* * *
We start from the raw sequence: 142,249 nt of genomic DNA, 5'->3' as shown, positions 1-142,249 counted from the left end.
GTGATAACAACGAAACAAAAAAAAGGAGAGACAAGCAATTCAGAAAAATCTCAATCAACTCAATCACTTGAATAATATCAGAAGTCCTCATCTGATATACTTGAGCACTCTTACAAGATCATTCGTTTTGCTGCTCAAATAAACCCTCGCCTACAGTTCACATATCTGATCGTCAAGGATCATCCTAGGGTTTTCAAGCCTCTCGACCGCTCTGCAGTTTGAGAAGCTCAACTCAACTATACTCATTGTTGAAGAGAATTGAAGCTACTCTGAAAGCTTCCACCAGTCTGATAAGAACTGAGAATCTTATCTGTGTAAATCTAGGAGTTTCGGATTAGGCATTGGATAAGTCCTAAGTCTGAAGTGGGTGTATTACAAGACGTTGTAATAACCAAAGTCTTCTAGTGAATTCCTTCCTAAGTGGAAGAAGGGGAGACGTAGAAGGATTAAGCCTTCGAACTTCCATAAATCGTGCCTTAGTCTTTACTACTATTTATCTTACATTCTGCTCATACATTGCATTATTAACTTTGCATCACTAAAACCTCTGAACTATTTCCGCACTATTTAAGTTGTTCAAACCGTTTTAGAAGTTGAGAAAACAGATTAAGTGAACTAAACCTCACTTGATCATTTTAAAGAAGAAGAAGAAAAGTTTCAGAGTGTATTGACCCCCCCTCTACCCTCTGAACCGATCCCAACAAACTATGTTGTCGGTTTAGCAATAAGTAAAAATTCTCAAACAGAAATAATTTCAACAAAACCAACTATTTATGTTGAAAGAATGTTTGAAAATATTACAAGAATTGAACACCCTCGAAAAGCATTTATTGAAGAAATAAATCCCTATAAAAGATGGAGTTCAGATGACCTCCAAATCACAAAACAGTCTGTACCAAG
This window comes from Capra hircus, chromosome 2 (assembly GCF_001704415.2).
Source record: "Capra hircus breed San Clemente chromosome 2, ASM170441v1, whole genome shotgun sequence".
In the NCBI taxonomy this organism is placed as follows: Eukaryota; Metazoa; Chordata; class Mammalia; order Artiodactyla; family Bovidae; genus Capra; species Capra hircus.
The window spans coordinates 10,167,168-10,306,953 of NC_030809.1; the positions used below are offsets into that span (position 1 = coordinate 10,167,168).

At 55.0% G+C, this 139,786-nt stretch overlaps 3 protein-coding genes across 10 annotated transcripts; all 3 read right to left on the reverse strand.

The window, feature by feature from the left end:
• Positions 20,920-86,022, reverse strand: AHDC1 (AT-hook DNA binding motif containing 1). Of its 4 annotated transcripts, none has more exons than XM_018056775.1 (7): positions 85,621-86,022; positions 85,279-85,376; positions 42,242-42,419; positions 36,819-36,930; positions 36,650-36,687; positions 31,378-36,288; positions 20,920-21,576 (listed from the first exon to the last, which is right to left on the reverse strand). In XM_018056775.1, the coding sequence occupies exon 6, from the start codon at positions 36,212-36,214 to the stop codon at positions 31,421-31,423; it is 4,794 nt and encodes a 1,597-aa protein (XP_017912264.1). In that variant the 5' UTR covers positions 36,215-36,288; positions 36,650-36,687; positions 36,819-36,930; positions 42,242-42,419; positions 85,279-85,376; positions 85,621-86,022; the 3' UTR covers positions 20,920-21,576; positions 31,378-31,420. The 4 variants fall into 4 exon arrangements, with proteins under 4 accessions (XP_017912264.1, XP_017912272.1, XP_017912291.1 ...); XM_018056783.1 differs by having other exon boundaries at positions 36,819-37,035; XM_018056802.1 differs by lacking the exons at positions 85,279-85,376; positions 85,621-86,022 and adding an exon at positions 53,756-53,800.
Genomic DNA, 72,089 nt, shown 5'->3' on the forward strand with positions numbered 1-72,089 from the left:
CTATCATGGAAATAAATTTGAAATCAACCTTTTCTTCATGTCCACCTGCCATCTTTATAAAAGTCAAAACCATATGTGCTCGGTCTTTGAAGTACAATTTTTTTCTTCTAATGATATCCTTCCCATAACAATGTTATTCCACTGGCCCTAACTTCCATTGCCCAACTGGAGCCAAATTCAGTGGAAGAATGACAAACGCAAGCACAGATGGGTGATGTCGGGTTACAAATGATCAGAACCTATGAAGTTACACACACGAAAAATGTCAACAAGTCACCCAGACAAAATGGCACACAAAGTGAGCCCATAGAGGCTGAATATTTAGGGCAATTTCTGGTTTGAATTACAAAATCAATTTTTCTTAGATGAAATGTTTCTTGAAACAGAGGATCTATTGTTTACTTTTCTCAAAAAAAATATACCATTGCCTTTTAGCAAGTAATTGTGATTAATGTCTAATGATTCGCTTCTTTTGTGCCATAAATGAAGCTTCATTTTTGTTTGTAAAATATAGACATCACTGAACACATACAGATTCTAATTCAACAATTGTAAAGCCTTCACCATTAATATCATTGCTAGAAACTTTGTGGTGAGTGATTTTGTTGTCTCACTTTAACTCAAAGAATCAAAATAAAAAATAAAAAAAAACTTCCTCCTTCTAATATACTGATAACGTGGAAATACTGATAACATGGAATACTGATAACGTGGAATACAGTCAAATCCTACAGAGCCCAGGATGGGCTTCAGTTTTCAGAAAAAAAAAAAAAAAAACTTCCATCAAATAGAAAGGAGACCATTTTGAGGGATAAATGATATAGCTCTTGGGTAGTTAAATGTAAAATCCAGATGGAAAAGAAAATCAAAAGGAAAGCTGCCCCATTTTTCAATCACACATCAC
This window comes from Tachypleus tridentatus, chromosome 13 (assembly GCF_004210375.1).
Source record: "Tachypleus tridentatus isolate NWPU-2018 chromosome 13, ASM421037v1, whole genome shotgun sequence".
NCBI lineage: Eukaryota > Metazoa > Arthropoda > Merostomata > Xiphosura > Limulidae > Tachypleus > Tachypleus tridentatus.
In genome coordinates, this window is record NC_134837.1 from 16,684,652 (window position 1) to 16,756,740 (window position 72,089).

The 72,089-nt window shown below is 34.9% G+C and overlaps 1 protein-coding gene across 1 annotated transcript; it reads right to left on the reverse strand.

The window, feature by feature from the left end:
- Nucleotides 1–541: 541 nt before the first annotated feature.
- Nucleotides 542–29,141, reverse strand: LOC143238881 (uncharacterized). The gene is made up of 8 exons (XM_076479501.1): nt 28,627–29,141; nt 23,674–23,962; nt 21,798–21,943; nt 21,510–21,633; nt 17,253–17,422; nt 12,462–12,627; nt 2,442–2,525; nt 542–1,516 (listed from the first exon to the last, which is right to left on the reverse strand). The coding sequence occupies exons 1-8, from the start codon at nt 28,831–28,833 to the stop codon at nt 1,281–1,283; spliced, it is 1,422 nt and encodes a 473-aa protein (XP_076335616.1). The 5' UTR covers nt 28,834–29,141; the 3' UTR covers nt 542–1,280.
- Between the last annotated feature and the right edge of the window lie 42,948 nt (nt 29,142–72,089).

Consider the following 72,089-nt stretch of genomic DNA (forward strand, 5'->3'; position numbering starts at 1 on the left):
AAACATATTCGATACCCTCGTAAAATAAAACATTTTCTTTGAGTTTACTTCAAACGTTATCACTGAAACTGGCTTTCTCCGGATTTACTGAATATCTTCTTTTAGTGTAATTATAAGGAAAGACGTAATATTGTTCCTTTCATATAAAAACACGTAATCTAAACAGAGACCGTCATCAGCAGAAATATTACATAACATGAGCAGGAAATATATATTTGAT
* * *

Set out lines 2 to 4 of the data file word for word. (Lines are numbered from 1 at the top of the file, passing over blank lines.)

GTGATAACAACGAAACAAAAAAAAGGAGAGACAAGCAATTCAGAAAAATCTCAATCAACTCAATCACTTGAATAATATCAGAAGTCCTCATCTGATATACTTGAGCACTCTTACAAGATCATTCGTTTTGCTGCTCAAATAAACCCTCGCCTACAGTTCACATATCTGATCGTCAAGGATCATCCTAGGGTTTTCAAGCCTCTCGACCGCTCTGCAGTTTGAGAAGCTCAACTCAACTATACTCATTGTTGAAGAGAATTGAAGCTACTCTGAAAGCTTCCACCAGTCTGATAAGAACTGAGAATCTTATCTGTGTAAATCTAGGAGTTTCGGATTAGGCATTGGATAAGTCCTAAGTCTGAAGTGGGTGTATTACAAGACGTTGTAATAACCAAAGTCTTCTAGTGAATTCCTTCCTAAGTGGAAGAAGGGGAGACGTAGAAGGATTAAGCCTTCGAACTTCCATAAATCGTGCCTTAGTCTTTACTACTATTTATCTTACATTCTGCTCATACATTGCATTATTAACTTTGCATCACTAAAACCTCTGAACTATTTCCGCACTATTTAAGTTGTTCAAACCGTTTTAGAAGTTGAGAAAACAGATTAAGTGAACTAAACCTCACTTGATCATTTTAAAGAAGAAGAAGAAAAGTTTCAGAGTGTATTGACCCCCCCTCTACCCTCTGAACCGATCCCAACAAACTATGTTGTCGGTTTAGCAATAAGTAAAAATTCTCAAACAGAAATAATTTCAACAAAACCAACTATTTATGTTGAAAGAATGTTTGAAAATATTACAAGAATTGAACACCCTCGAAAAGCATTTATTGAAGAAATAAATCCCTATAAAAGATGGAGTTCAGATGACCTCCAAATCACAAAACAGTCTGTACCAAG
This window comes from Capra hircus, chromosome 2 (assembly GCF_001704415.2).
Source record: "Capra hircus breed San Clemente chromosome 2, ASM170441v1, whole genome shotgun sequence".